I’ve never seen this bizarro tree on the east coast, or in the midwest.

They are all over LA, though, and I’ve seen a couple in downtown SF.

The tree produces a fuzzy cone of some sort. The majority of these furry cone-blobs drop off the tree and dry up on the ground. Occasionally, the furry cone-blobs stay on the tree, and these blistery-looking berry-thingies pop out.

What is happening? Are these poisonous, or just icky-looking?

* All the language I’ve used above is advanced Latin botany terminology. 

11 thoughts on “What is this?

  1. This is a magnolia tree. They’re very common in North Carolina, where I grew up. I once fell out of the top of one but thankfully was slowed on my descent by the many thin branches, and I landed astride a stout low branch, which I will confess was not the most pleasant of endings — if a more pleasant ending than other possibilities.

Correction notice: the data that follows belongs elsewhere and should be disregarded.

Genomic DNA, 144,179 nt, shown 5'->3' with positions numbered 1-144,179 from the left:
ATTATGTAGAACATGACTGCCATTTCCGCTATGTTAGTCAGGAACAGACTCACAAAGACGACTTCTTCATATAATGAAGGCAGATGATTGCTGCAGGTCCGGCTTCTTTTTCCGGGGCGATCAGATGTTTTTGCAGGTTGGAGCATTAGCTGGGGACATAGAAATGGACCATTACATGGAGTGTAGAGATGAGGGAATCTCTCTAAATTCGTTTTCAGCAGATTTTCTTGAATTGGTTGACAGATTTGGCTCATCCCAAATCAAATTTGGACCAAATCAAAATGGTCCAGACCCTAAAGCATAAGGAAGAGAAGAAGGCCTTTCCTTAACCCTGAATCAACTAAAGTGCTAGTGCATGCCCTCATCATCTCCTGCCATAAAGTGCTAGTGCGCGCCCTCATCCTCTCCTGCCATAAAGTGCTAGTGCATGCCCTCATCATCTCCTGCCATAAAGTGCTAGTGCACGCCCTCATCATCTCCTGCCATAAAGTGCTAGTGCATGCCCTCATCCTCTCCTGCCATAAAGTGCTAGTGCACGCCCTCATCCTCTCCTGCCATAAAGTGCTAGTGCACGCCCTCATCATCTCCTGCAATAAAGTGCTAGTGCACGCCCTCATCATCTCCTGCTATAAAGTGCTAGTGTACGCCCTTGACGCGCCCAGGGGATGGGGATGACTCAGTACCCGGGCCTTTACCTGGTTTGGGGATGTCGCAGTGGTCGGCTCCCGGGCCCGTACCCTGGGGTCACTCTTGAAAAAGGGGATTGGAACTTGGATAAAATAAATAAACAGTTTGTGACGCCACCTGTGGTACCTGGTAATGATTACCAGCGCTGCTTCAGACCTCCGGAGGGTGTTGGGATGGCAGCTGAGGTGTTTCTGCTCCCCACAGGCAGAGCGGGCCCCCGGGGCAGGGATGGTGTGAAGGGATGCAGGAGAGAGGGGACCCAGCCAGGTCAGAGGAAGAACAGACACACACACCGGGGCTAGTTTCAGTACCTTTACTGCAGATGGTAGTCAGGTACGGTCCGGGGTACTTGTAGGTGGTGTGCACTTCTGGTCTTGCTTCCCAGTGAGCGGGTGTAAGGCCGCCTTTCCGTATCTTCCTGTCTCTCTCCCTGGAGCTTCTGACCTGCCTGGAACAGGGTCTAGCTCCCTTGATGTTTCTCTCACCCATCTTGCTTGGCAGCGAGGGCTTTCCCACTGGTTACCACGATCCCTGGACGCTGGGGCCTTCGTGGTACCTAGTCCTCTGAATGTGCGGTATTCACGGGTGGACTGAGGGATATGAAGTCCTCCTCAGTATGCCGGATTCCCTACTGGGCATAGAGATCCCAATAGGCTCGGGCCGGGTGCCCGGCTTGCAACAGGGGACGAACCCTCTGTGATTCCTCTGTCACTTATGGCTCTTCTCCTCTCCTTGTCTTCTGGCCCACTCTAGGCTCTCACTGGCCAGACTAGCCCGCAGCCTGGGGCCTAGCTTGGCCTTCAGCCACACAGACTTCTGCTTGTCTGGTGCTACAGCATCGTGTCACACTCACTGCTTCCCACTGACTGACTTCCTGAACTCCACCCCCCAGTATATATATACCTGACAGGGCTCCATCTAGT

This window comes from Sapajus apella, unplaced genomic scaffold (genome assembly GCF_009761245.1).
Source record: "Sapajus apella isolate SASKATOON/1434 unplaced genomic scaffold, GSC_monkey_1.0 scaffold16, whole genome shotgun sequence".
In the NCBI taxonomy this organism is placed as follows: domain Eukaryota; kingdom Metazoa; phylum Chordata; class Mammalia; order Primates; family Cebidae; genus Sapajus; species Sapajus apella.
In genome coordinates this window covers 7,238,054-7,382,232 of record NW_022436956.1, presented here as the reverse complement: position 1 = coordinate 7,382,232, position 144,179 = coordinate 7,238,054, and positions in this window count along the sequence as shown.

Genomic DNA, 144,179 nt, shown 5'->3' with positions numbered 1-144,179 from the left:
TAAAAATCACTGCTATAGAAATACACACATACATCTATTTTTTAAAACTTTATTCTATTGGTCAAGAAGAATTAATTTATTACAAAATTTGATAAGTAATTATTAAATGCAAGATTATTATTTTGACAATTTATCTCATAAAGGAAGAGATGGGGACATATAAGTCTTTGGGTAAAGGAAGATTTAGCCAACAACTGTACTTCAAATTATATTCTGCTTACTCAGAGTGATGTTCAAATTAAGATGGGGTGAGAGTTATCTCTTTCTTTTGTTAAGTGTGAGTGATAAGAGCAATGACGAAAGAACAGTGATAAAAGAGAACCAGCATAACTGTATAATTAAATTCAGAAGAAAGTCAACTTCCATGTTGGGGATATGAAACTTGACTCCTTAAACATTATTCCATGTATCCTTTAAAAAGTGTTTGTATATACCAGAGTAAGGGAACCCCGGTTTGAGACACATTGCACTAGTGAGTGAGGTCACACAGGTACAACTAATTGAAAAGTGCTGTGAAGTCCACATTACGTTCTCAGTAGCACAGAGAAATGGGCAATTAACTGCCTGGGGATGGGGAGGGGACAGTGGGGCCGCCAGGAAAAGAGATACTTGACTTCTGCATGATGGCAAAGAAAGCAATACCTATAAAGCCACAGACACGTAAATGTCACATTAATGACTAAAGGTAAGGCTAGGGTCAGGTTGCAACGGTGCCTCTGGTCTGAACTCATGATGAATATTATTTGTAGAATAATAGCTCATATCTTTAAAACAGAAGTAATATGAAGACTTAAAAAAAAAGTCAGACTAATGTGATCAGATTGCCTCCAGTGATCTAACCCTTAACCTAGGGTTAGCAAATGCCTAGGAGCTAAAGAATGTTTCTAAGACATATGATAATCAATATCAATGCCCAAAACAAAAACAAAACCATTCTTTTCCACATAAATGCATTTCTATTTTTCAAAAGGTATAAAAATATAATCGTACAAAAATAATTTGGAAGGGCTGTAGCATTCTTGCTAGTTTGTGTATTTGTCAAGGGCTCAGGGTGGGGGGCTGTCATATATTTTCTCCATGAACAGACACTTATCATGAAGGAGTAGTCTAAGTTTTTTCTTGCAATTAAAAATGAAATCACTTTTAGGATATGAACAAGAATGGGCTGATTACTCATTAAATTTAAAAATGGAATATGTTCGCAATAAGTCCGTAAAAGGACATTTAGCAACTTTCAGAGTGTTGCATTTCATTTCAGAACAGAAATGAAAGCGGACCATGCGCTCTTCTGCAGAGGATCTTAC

The best part of these trees is that you can play war with the seed pods. First, you snap the pod from its branch (or pick one up from the ground). It will still have a bit of a stalk, which you then snap from the pod as if pulling the pin from a grenade. Finally, you launch the pod (quickly — you have only a few seconds!) at one of your friends. It doesn’t feel great to be hit by one, but it sure feels great to throw one, and besides, war is hell.

    1. You’re kidding me?! I thought magnolia trees were delicate. Amazing. When do they bloom?

      I will take your advice and throw pods at my husband this week. That was your advice, right?

  2. It’s a magnalia tree. Pops have one and the limb are about as big as the trunk. They give a lot of shad and a lot of leaves though the year, but they are evergreen. We have them all over shoutheast Ga.And thank you for your comment, it help out a lot fkirton66.

  3. Icky is in the eye of the beholder I believe. I don’t recognize it as a magnolia but it looks similar to one at least. They are all over the south. I like them.

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